Ivanka Trump's smart, savvy speech

Story highlights

  • Mel Robbins: Ivanka Trump made a great pitch to women at GOP convention
  • A smart businesswoman, she didn't tout Donald Trump's core policies, Robbins says

Mel Robbins is a CNN commentator, legal analyst, best-selling author and keynote speaker. She is a contributing editor for Success magazine. In 2014, she was named outstanding news talk-radio host by the Gracie Awards. The opinions expressed in this commentary are solely those of the author.

(CNN)Ivanka Trump introduced her father Thursday evening at the Republican National Convention. You never would have known that just that morning, she told Savannah Guthrie on the "Today" show that she felt terrified about speaking "in a stadium like this" and hoped she does "a great job for him."

Not only did she do an amazing job at the mic, but she did a great one as the chief pitchwoman for Trump to other women; she made him sound like a Democrat.
    Mel Robbins
    After a compelling, motivational video biography rolled about Trump's life and work, the tune "Here Comes the Sun" began -- and the accomplished mother of three did indeed beam like the sun as she took the stage and made her father sound, not like the Republican nominee, but a liberal.
    She spoke about the gender gap, maternity leave and the fact that 40% of households now have a female breadwinner. She said that "motherhood" is the factor behind the biggest pay gap -- and she's right -- and promised that her dad would pass labor reform to protect women. In fact, she promised her father would fight for:
    Equal pay for equal work!
    Quality child care, affordable and accessible for all!
    Policies that allow women to thrive!
    Yes, you heard that right. She not only promised liberal policies, but she confessed that "like many of my fellow millennials, I do not consider myself categorically Republican or Democrat."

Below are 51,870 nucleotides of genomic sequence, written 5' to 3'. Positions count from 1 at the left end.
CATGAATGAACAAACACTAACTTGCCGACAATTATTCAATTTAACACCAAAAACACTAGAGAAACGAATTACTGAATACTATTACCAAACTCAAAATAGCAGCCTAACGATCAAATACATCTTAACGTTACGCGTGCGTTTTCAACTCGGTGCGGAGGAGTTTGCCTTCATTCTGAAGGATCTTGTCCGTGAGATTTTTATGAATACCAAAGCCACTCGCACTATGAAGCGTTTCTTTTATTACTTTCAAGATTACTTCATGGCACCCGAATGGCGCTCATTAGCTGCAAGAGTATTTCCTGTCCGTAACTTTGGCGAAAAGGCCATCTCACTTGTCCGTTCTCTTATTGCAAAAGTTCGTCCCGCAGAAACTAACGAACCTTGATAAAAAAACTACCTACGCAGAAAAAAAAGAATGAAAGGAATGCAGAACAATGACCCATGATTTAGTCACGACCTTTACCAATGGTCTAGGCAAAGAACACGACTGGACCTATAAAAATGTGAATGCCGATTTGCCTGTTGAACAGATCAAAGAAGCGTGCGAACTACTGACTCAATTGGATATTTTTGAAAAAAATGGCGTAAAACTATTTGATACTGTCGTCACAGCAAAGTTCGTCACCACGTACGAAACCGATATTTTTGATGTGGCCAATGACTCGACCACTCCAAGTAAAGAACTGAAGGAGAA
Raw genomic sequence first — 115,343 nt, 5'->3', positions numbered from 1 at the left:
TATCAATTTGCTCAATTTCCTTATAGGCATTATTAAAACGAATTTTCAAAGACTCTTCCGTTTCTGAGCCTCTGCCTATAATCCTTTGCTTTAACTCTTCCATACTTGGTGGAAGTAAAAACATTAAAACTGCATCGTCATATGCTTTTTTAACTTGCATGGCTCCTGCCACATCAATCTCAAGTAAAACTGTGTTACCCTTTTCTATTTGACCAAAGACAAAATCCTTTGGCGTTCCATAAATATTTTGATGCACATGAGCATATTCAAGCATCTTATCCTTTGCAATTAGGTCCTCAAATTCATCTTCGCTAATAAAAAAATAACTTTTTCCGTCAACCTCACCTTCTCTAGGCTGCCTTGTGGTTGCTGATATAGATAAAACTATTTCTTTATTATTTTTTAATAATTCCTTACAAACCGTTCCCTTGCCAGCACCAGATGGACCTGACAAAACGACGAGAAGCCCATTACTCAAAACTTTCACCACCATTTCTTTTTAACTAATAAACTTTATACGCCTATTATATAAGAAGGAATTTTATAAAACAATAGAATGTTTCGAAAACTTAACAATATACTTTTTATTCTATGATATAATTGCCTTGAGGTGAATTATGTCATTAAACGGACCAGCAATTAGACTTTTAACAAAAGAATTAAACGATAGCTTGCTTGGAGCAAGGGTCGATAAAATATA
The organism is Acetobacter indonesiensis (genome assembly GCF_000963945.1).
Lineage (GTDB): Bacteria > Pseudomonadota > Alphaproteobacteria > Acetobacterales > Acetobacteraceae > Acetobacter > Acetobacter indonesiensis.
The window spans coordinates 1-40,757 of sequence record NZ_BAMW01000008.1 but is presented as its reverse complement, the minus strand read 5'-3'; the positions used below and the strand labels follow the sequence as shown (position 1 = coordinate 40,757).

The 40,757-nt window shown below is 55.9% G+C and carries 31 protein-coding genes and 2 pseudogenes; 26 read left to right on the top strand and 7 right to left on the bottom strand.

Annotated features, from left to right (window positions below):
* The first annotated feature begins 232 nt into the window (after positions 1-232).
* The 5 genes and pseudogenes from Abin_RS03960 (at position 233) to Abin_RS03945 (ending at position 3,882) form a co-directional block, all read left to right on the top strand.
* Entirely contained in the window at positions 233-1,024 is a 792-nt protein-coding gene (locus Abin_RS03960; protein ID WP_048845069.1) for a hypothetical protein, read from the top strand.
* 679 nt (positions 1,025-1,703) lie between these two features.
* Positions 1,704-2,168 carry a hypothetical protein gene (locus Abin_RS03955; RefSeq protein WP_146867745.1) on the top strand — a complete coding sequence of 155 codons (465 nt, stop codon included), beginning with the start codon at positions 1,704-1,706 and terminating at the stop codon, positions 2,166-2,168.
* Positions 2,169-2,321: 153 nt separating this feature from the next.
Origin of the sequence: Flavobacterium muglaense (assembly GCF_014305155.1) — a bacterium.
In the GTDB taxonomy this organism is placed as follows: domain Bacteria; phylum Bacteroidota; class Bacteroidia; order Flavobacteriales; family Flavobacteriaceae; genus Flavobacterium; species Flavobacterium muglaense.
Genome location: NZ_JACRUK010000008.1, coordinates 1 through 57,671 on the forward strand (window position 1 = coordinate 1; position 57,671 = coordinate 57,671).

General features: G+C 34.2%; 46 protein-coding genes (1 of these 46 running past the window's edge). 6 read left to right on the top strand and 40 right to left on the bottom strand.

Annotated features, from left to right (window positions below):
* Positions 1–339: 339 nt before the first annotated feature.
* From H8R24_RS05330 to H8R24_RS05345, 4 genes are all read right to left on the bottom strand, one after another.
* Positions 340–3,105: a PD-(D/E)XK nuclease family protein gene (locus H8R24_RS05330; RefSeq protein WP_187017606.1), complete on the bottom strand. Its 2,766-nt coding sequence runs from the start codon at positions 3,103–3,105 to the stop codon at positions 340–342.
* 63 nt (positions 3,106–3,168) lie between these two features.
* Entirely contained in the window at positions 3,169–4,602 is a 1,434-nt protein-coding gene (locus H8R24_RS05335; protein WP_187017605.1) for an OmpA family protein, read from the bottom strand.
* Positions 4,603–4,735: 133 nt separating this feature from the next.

But what she says about her father or her own political affiliation has little bearing on what Donald Trump thinks. If you pay attention, you'll recognize that Ivanka Trump doesn't endorse her father's core policies. She doesn't talk about advocating "building a wall," "banning Muslims," "defunding Planned Parenthood" or "repealing Obamacare."
    The reason why you don't hear her say those things is because she's a smart businesswoman. And, I suspect, she doesn't agree with her father on those issues. Yes, she's an executive in her father's organization. But she oversees her own clothing empire and a lifestyle website. Her audience is millennial women -- specifically, liberal, working, urban millennial women
    In fact, as I was waiting for her to take the stage, her latest newsletter hit my inbox at 8:10 p.m., with the subject line "Don't sweat it."
    In it, she links to "31 pro tips" to help me make my LinkedIn page and "8 ways to Make Your Rental Feel Like Home" -- plus links to a dress, a purse and shoes from her line that I can buy. She knows her audience, and she knows the job she had to do Thursday night for her dad -- and she walked the tightrope flawlessly.
    Ivanka Trump said just enough -- effectively to tell the women who were watching, "Don't sweat it," you can forget how my dad has treated women in the past and the Republican Party's horrible record on women's issues, my father really does care about you.
    And at the same time, she seemed to tell her millennial, liberal audience -- "Don't sweat it," I'm standing here at the RNC, but I'm not really a Republican. I'm a millennial (just like you) and I care about women's issues. I am also loyal and I love my dad, just like you love yours. She knows her audience so well that within minutes of her leaving the stage, photos of her at the convention were on her homepage with a description and a link: "From the Ivanka Trump collection: Dress coming soon!"
    In doing so, she showed us all that she's not only smart, she's savvier than you think. But she's not running for president. Her father is. And as soon as Donald Trump took the mic, the sun set, and the anger and vitriol rose. His daughter's poise and possibility were gone, and the screaming and the doom and gloom began as "border crossings" and Hillary Clinton's legacy of "death, destruction, terrorism and weakness" got hammered into the ground.
    Ivanka Trump promised her father would fight for policies that help working women and single moms everywhere. Yet her father screamed into the microphone that we can "not afford to be so politically correct anymore."
    She used the words "empathy and generosity," "kindness and compassion" and described her father as someone whose "sense of fairness" is "colorblind and gender neutral." Yet Donald Trump doesn't use those words to describe himself. He is the "law and order candidate" who will "build a great border wall."
    Trump got the biggest cheers when he took Clinton's "I'm with her" tagline and made it his own -- "I'm with you."
    But the line of the night about the potential of a Trump presidency goes to his daughter, when she said, "If it's possible to be famous and not really well-known, that describes the father who raised me."
    Yes, he is famous. He promises over and over to make America great again. But how he plans to do it -- that's not really very well-known.